Boston: Alexandra Hotel to be saved by Church of Scientology

Discussion in 'News and Current Events' started by DeathHamster, Apr 15, 2013.

  1. DeathHamster Member
    Non-profit, lol!
    • Like Like x 3
  2. RightOn Member

    so I suppose all that money will go BACK to the members who helped buy it right?
    Quite the little BIG scam they have going there
    • Like Like x 2
  3. another123 Member

    Wait...Wat?... I thought the Boston site was going to be @ the Ivory Bean Bldg... or did they buy the building next door too?
    [edit: Yep, they did buy both: MySouthEnd:Church Pushes Forward]
    Patch: MAR.18.11- Demolition Imminent for Unstable Washington Street Building
    moar photos at link, photos of demolition here
    • Like Like x 1
  4. DeathHamster Member

    What Ivory Bean Building? (I wonder if they sold off the vacant lot?)
  5. another123 Member

    Found this after a search: MySouthEnd:Church Pushes Forward
    Seems they might have let it fall into disrepair so as not to have to listen to any wogs tell them what they could or could not do.
    • Like Like x 2
  6. DeathHamster Member

    Ummmm... The idea that CoS has access to a flow of guns that are untraceable (to them) is a bit disturbing.

    Also Applied Scholastics, Youth for Human Rights and The Way to Happiness aren't supposed to be connected with CoS.
    • Like Like x 2
  7. Quentinanon Member

    Good observations, DH. The Commonwealth of Massachusetts requires a Firearm Identification card to purchase a gun. The "gun buy back" apparently circumvents that legal requirement and the guns can be transported to Flag or the Int Base by a missionaire. I remember the Uzi submachine gun that L. Ron brought to Florida that he kept at his home in Dunedin. He never lawfully imported it or paid the stamp tax required in the U.S.
    • Like Like x 2
  8. The Wrong Guy Member

    Scientology sells Beacon St. HQ

    The Church of Scientology of Boston has sold its 448 Beacon St. headquarters for $10.5 million to the Congress Group, a Boston real estate development firm, according to Suffolk County Registry of Deeds documents.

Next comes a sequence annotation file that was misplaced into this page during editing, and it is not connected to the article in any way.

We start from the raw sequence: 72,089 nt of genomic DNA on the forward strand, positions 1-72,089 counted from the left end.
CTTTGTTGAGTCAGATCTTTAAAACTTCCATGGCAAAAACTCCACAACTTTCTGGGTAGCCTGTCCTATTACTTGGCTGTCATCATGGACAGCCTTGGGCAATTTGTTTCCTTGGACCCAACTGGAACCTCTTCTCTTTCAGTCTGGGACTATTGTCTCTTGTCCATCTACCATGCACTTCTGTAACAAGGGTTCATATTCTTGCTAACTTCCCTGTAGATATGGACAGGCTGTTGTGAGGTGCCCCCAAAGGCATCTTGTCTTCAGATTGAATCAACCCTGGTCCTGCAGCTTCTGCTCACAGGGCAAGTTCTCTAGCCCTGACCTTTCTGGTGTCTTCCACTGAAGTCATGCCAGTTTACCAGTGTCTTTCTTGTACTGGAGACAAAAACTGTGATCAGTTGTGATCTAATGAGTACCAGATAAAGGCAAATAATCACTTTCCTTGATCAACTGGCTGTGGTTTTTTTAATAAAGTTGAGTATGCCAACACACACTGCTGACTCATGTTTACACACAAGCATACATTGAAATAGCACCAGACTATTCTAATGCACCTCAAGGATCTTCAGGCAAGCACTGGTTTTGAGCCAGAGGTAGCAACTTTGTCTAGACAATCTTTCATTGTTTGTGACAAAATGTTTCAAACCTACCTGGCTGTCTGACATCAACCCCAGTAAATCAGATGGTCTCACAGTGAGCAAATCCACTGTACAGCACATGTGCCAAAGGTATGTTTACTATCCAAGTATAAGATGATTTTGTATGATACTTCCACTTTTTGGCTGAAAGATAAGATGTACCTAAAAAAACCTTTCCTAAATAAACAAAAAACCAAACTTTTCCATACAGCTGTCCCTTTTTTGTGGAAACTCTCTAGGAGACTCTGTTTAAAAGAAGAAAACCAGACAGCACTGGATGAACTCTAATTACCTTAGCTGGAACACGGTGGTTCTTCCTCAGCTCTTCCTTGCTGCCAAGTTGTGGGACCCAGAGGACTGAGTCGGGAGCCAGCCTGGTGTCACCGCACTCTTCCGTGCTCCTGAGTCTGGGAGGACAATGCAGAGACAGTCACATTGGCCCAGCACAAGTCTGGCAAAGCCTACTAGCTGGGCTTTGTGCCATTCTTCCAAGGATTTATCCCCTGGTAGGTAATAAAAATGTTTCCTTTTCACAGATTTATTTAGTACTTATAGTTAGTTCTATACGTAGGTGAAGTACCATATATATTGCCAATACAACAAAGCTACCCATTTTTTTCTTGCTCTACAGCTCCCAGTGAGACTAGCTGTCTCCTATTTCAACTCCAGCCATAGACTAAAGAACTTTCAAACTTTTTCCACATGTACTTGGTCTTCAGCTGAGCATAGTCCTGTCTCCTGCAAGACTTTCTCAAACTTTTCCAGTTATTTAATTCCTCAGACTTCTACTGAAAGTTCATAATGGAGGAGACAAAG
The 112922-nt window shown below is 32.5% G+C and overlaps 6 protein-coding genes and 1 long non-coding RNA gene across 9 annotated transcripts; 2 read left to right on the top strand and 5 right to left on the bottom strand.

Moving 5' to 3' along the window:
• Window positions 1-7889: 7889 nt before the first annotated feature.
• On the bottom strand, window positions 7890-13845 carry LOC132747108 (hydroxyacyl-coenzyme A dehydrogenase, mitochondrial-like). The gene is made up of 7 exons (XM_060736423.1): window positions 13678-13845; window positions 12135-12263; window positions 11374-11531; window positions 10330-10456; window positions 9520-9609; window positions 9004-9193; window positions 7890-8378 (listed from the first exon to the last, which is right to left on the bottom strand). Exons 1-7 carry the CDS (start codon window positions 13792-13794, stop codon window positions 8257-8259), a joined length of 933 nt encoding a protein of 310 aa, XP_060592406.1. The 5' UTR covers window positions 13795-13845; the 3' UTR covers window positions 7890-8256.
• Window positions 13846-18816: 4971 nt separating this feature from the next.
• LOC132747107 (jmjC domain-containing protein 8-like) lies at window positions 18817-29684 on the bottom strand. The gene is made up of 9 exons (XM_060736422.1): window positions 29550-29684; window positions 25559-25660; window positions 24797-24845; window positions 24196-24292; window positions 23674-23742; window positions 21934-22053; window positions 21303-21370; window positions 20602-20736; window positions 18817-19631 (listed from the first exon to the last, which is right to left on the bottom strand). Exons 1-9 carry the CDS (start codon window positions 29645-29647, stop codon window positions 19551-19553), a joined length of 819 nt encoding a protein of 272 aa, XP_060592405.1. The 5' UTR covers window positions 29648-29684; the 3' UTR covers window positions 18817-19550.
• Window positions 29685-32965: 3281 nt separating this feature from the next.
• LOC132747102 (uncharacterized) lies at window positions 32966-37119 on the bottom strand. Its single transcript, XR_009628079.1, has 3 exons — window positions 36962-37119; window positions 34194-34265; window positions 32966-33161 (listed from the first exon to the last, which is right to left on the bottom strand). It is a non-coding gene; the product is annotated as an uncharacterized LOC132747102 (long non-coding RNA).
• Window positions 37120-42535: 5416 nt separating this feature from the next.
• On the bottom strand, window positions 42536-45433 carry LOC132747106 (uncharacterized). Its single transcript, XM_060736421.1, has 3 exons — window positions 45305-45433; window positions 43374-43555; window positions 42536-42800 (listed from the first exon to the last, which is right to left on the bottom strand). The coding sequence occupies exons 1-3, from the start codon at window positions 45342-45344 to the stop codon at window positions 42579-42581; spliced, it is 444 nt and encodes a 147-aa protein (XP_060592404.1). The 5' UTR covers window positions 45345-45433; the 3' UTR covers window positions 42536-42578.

The organization plans to rehab the former Alexandra Hotel at Washington Street and Massachusetts Avenue in Lower Roxbury as its new 45,000-square-foot headquarters.

    • Like Like x 2
  9. DeathHamster Member

    "Plans to rehab"? They've only owned the building since 2008!

    Meanwhile, what are they planning to use as an org? I guess they could set up tables in the Ivory Bean memorial empty lot. They're probably saving a bit in property tax this year on that.
    • Like Like x 2
  10. The Wrong Guy Member

    Church of Scientology regional HQ sold for $10.5M | Boston Business Journal

    The Congress Group has closed on a deal to buy the Church of Scientology’s regional headquarters at 448 Beacon St. in Boston’s Back Bay for $10.5 million.

    Dean Stratouly, president of the Boston development company, said he plans to transform the 1889 brick and brownstone four-story mansion into seven luxury condominiums. A church spokesman said they plan to remain in the building for up to a year while they renovate the former Alexandra Hotel in the South End as their new Boston home.

    The church put the 27,765-square-foot property up for sale at $12.5 million in 2010. Later, when offers for the Richardsonian Romanesque-style home fell short of the asking price, church officials lowered the price to $10.5 million. The church paid $440,000 for the building in 1975.

    Continued at
    • Like Like x 2
  11. RightOn Member

  12. DeathHamster Member

    I guess that $10.5M will go towards renovating Boston's new org, right?

    Hahaha, just kidding!
    • Like Like x 1
  13. RightOn Member

    nah, it all goes back to the members victims who coughed up the money for it in the first place. Sheer profit! OR they can opt for free auditing and courses.
    yeah ok.....When pigs fly or when Hubbard returns, which ever happens first. :confused:
    Of course if he did return, it would be by space ship or DC8 airplane or whatever, and he is a pig, so it would kill two birds with one stone.
  14. Anonymous Member

    Careful now...

    flying pig.jpg
    • Like Like x 1
  15. Quentinanon Member

    Liquidating real estate at a profit is a means to generate cash in an organisation that is gradually dying.
  16. The Wrong Guy Member

    Scientologists not yet ready to sell historic South End building

    By Dan Adams,The Boston Globe, July 13, 2015